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When is brisket done

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    When is brisket done

    I've been researching brisket and have come to the conclusion that it's more important to be probe tender than try to reach a particular temperature of say 195 to 203.
    Of course, it's what ever you like. I've cooked them for 20 hours and I've cooked them for 11 hours. They are both done at a minimum temp of 165° but probe tender will result in a brisket that isn't tough and is real juicy. Going to 200° or so is ok but you lose some juiciness I think. So, I think they can come off at around 185° +.
    What say you?
    Last edited by Joetee; February 22, 2021, 09:11 AM.

    #2
    I haven’t done near as many as I have Boston Butts, but in general I think 185 is on the low side and am more inclined to look for 195+.

    Comment


      #3
      195 is a good temp as well. This is probably my go to temp. My last one was I think 186 and it was awesome.
      My point was, most people seem to think 200-203 is ideal. Not me.

      Comment


        #4
        When it wants to be. Not being sarcastic in anyway. They all come out a bit differently. My American Wagyu briskets are usually probe tender between 190-195*, while a big old tough select one needs 205-210*. Again it depends upon the protein to fat ratio, you need to render that and collagen to make it where it isn't dried shoe leather.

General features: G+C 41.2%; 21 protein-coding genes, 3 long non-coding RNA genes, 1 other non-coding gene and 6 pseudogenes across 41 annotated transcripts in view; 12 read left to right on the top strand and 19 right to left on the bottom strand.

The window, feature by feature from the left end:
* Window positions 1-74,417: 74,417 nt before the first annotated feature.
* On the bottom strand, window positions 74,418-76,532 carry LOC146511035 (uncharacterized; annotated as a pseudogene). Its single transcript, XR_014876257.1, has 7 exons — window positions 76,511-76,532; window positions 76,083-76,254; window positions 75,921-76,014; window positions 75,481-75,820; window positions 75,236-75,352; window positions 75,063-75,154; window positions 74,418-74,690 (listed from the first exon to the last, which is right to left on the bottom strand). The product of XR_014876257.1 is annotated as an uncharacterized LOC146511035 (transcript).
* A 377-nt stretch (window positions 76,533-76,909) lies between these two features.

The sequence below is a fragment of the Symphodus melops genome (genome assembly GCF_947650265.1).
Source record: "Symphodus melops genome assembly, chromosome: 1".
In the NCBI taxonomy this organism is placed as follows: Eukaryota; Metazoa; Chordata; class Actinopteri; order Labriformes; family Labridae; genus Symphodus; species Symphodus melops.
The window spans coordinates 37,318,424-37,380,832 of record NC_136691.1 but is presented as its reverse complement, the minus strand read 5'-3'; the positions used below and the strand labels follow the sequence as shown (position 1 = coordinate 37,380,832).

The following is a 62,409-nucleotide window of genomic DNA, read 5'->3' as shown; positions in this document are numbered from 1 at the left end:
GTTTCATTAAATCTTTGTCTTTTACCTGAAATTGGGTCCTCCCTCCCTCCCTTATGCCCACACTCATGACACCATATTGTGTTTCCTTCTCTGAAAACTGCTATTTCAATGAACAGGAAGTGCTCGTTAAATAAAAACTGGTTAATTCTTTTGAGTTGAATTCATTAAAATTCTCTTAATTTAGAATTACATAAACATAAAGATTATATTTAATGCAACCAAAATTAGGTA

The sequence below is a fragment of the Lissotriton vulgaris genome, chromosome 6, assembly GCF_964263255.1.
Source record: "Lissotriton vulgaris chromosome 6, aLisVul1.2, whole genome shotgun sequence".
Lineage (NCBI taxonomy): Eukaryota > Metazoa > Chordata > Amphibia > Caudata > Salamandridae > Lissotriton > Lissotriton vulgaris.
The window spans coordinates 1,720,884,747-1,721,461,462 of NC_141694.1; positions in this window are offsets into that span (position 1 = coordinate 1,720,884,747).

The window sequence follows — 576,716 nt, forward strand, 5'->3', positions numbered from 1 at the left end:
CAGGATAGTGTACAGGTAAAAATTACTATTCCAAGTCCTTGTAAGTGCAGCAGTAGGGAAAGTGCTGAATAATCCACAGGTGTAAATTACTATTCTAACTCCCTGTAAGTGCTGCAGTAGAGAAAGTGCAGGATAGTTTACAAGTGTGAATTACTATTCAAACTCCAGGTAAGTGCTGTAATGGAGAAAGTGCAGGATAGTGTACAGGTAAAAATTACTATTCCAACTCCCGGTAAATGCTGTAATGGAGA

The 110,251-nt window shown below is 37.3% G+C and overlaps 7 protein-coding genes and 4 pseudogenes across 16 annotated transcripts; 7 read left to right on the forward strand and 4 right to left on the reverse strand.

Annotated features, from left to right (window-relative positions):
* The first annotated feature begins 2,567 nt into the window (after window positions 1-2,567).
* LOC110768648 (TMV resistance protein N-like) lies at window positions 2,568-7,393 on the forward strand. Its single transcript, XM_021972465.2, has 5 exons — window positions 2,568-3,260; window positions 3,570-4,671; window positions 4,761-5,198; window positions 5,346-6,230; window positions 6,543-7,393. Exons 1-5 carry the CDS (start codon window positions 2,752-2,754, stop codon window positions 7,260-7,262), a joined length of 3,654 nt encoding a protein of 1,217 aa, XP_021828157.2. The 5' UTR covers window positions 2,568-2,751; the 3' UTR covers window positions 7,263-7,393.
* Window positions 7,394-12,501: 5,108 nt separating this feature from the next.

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        • Troutman
          Troutman commented
          Editing a comment
          Hey who you callin' a goon ????

        • RonB
          RonB commented
          Editing a comment
          Troutman must have been a Freudian slip...

        • bardsleyque
          bardsleyque commented
          Editing a comment
          "we'll get there when we get THERE!"

        #5
        Yes I agree with that also. Also depends on time. In a pinch on time a little early doesn't seem to hurt much.

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          #6
          A good tip that I believe is from Harry Soo, is the brisket is done when it proves like you’re sticking a skewer into a jar of Peanut butter. I generally start testing it out around 190-195.

          Comment


          • latenight71
            latenight71 commented
            Editing a comment
            are you talking Skippy or some nutty Laura Scudder's?

          #7
          Originally posted by Joetee View Post
          I've been researching brisket and have come to the conclusion that it's more important to be probe tender than try to reach a particular temperature of say 195 to 203.
          Of course, it's what ever you like. I've cooked them for 20 hours and I've cooked them for 11 hours. They are both done at a minimum temp of 165° but probe tender will result in a brisket that isn't tough and is real juicy. Going to 200° or so is ok but you lose some juiciness I think. So, I think they can come off at around 185° +.
          What say you?